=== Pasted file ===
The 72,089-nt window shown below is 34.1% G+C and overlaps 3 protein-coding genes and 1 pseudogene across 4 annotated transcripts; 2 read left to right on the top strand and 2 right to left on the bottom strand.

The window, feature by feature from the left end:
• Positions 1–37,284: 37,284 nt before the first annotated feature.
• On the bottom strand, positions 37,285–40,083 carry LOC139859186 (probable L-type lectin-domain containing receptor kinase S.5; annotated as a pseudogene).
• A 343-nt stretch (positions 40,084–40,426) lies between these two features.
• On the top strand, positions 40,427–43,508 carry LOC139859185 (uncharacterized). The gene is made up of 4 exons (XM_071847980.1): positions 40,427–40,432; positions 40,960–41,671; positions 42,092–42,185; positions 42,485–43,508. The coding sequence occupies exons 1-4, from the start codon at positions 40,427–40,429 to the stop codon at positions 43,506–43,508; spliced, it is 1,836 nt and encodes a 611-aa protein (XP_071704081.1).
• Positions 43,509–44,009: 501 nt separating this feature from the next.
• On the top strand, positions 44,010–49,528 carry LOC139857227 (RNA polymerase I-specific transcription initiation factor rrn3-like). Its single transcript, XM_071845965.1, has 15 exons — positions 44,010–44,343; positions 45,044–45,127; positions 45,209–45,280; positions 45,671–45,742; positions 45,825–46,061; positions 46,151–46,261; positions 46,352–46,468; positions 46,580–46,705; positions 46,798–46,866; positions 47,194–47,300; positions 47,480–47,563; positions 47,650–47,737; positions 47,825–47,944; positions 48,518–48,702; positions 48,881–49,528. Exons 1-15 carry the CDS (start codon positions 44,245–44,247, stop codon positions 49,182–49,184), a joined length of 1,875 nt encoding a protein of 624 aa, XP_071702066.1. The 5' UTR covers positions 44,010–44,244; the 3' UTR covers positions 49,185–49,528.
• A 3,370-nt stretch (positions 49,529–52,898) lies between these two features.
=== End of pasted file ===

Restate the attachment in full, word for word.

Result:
The 72,089-nt window shown below is 34.1% G+C and overlaps 3 protein-coding genes and 1 pseudogene across 4 annotated transcripts; 2 read left to right on the top strand and 2 right to left on the bottom strand.

The window, feature by feature from the left end:
• Positions 1–37,284: 37,284 nt before the first annotated feature.
• On the bottom strand, positions 37,285–40,083 carry LOC139859186 (probable L-type lectin-domain containing receptor kinase S.5; annotated as a pseudogene).
• A 343-nt stretch (positions 40,084–40,426) lies between these two features.
• On the top strand, positions 40,427–43,508 carry LOC139859185 (uncharacterized). The gene is made up of 4 exons (XM_071847980.1): positions 40,427–40,432; positions 40,960–41,671; positions 42,092–42,185; positions 42,485–43,508. The coding sequence occupies exons 1-4, from the start codon at positions 40,427–40,429 to the stop codon at positions 43,506–43,508; spliced, it is 1,836 nt and encodes a 611-aa protein (XP_071704081.1).
• Positions 43,509–44,009: 501 nt separating this feature from the next.
• On the top strand, positions 44,010–49,528 carry LOC139857227 (RNA polymerase I-specific transcription initiation factor rrn3-like). Its single transcript, XM_071845965.1, has 15 exons — positions 44,010–44,343; positions 45,044–45,127; positions 45,209–45,280; positions 45,671–45,742; positions 45,825–46,061; positions 46,151–46,261; positions 46,352–46,468; positions 46,580–46,705; positions 46,798–46,866; positions 47,194–47,300; positions 47,480–47,563; positions 47,650–47,737; positions 47,825–47,944; positions 48,518–48,702; positions 48,881–49,528. Exons 1-15 carry the CDS (start codon positions 44,245–44,247, stop codon positions 49,182–49,184), a joined length of 1,875 nt encoding a protein of 624 aa, XP_071702066.1. The 5' UTR covers positions 44,010–44,244; the 3' UTR covers positions 49,185–49,528.
• A 3,370-nt stretch (positions 49,529–52,898) lies between these two features.